And I do NOT see "giant heat sinks"..... not on the inverters I see/use.

While there ARE losses, losses directly in the switching devices, you must consider the percentage.... A typical 60 kW inverter, from Vacon (Cutler-Hammer in the US) suggests using as the cabinet cooling requirement, 3% of output.... That is 97% efficiency in the actual inverter. Add control stuff, and filters (not necessary in a "sealed system" like a car), and you may lose a couple more percent.

The sources of inefficiency in a switching device are basically two......

1) switching losses...... losses due to shifting charge around in the devices. The charge is due to the inherent capacitances. Rather similar to the frequency-dependent losses in CMOS devices. These losses do NOT strongly depend directly on power, although with IGBTs there is a power-dependency due to "tail current", and other effects

2) resistive and 'voltage drop" losses in the devices, or associated items such as filters etc. This usually is directly power-related, and increases as the square of current.

Switching losses are drastically reduced with resonant and quasi-resonant operation, where the inherent device capacitances are resonated with inductors to return the energy to the supply, and/or switch with zero voltage across (or zero current through) the device. Changing the frequency lower also directly reduces loss, as with CMOS, and reduced capacitances, such as with newer silicon on sapphire devices etc, directly reduce loss as well..

But a motor drive is not an inefficient device, unless used at far below max power.... There is an ubavoidable "base loss" which looks horribly inefficient at low power, but virtually disappears at high power.

Resistive etc losses are reduced by reducing the resistance, reducing voltage drops, etc. It is all in the choice of devices, and the cost the product will stand, vs the losses that are acceptable. Without going to a higher voltage, obviously the current is not something that can be changed.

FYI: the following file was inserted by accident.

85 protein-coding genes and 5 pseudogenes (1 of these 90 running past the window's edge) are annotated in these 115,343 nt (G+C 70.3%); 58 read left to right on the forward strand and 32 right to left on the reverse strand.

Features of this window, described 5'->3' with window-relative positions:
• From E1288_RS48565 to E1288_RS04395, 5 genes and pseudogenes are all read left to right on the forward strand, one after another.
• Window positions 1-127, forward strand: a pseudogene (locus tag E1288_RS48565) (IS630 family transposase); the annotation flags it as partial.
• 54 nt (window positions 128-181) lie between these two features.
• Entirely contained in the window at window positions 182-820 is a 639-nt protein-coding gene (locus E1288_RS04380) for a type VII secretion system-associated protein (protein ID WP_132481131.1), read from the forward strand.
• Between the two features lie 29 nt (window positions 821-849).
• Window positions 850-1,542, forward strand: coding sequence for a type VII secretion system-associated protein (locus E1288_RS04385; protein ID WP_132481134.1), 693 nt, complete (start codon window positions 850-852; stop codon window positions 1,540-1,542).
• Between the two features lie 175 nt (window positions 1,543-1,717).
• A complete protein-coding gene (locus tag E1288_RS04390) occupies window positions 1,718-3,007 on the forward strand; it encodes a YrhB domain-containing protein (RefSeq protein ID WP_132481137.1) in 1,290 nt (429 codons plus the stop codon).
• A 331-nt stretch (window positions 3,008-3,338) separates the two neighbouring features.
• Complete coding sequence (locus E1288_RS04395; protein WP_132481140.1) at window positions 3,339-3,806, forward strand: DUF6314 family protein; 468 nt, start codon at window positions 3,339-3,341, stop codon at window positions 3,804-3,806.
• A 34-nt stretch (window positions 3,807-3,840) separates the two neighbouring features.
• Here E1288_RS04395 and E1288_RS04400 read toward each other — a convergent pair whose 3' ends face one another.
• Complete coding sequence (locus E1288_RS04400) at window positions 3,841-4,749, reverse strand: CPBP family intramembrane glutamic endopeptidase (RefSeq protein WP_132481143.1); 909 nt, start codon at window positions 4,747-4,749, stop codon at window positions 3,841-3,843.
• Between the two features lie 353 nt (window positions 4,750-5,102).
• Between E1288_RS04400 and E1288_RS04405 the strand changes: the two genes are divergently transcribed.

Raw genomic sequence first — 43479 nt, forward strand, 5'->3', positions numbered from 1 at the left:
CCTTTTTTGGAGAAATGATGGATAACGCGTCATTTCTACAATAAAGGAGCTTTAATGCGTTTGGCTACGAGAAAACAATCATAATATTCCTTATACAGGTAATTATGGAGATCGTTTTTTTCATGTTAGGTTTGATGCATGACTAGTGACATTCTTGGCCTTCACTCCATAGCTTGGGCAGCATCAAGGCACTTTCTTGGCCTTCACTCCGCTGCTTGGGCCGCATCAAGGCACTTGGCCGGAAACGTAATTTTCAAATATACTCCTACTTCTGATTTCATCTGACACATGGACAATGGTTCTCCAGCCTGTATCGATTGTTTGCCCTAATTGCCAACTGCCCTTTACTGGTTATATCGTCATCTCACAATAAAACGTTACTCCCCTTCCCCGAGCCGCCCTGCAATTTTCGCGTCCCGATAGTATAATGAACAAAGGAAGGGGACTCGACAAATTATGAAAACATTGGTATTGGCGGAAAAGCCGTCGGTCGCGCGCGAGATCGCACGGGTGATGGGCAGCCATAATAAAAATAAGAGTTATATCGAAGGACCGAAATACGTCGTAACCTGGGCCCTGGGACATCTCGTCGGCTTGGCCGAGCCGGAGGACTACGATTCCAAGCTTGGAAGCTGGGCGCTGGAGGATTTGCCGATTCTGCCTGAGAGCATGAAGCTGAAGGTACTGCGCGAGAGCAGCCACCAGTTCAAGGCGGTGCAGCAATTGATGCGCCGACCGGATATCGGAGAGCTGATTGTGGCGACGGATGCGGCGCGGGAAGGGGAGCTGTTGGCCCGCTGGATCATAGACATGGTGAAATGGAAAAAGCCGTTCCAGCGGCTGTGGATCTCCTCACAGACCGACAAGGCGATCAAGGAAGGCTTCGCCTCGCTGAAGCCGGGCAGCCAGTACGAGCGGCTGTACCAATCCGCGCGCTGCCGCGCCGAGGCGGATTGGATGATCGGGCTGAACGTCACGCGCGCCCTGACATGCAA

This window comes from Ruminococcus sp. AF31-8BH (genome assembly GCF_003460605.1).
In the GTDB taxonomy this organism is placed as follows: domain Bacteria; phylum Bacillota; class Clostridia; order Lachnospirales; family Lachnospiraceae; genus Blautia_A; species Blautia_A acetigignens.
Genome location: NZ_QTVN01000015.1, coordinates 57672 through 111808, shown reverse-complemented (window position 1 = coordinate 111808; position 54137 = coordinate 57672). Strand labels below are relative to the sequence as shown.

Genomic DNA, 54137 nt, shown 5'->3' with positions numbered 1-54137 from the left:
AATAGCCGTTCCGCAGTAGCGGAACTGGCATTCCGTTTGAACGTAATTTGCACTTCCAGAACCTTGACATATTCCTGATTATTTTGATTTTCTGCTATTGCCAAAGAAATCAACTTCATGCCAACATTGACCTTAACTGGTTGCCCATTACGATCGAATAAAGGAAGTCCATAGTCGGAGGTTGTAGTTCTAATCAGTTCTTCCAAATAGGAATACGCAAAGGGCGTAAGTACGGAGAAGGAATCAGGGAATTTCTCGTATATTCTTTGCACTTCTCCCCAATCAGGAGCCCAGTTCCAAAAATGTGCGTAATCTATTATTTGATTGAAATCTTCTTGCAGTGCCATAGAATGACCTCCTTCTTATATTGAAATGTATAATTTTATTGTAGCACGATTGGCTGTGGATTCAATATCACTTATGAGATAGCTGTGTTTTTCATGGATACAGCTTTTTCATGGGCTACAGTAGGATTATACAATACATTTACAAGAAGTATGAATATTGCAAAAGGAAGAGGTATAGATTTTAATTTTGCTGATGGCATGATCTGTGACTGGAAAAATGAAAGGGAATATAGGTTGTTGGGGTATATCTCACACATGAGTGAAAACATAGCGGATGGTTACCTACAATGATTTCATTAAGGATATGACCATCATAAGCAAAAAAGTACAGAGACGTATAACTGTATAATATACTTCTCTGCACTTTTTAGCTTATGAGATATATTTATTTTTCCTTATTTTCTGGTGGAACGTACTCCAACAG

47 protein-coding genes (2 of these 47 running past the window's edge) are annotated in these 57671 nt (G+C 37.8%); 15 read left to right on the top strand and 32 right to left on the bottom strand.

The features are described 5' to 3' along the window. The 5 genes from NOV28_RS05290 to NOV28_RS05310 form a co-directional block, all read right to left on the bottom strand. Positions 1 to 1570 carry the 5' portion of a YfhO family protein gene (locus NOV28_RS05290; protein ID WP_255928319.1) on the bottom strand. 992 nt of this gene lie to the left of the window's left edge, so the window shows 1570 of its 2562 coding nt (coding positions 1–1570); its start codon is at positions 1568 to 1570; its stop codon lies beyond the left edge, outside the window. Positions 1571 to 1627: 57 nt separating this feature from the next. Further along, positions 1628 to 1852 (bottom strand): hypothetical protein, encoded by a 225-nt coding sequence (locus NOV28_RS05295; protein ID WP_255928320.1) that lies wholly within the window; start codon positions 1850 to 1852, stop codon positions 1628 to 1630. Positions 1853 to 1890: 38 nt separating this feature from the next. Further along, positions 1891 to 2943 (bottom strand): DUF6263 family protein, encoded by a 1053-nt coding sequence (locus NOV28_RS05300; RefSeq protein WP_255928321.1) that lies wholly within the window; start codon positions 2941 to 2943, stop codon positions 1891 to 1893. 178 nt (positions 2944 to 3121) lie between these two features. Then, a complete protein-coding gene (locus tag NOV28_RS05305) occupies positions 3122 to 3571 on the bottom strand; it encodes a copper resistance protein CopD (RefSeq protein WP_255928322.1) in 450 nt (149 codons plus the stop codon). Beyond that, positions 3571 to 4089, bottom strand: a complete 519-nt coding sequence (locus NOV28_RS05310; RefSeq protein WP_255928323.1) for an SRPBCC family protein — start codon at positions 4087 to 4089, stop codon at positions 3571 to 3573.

Bottom line is that excellent efficiency, far lower than battery losses, is quite possible and actually common, in motor drives even without fancy resonant converters. And the electronics to drive the motor generally cost way less than the battery, so some care and cost taken to gain efficiency is not a major factor in total cost.

Your information, I am afraid, is rather out of date.

JCHannum
03-20-2010, 10:38 PM
One of the nice things about a plug in hybrid is that you can take advantage of the cheap rates when you plug them in overnight, and still have plenty of range for those trips that exceed the battery capacity.
Dan

It will be very interesting to see how the motels and hotels are going to handle this. I doubt that you will be able to casually plug your auto into a wall outlet for free as part of your nightly stay, particularly if your room is on the fourth floor.

The other consideration not yet mentioned with "free" fuel is that the government will most definitely find a means to extract taxes for the power used or mileage driven to offset losses from gasoline purchases. They will have to do this to maintain the highways plus their usual exhorbitant overcharges to support themselves. Look for black boxes to record mileage and send data to the appropriate agencies, which will send monthly or yearly billings to extract their due.

I sincerely doubt that over the useful life of a hybrid or electric auto, once all the true costs are factored in, that there will any real economy in the ownership of one versus a comparable gasoline powered car.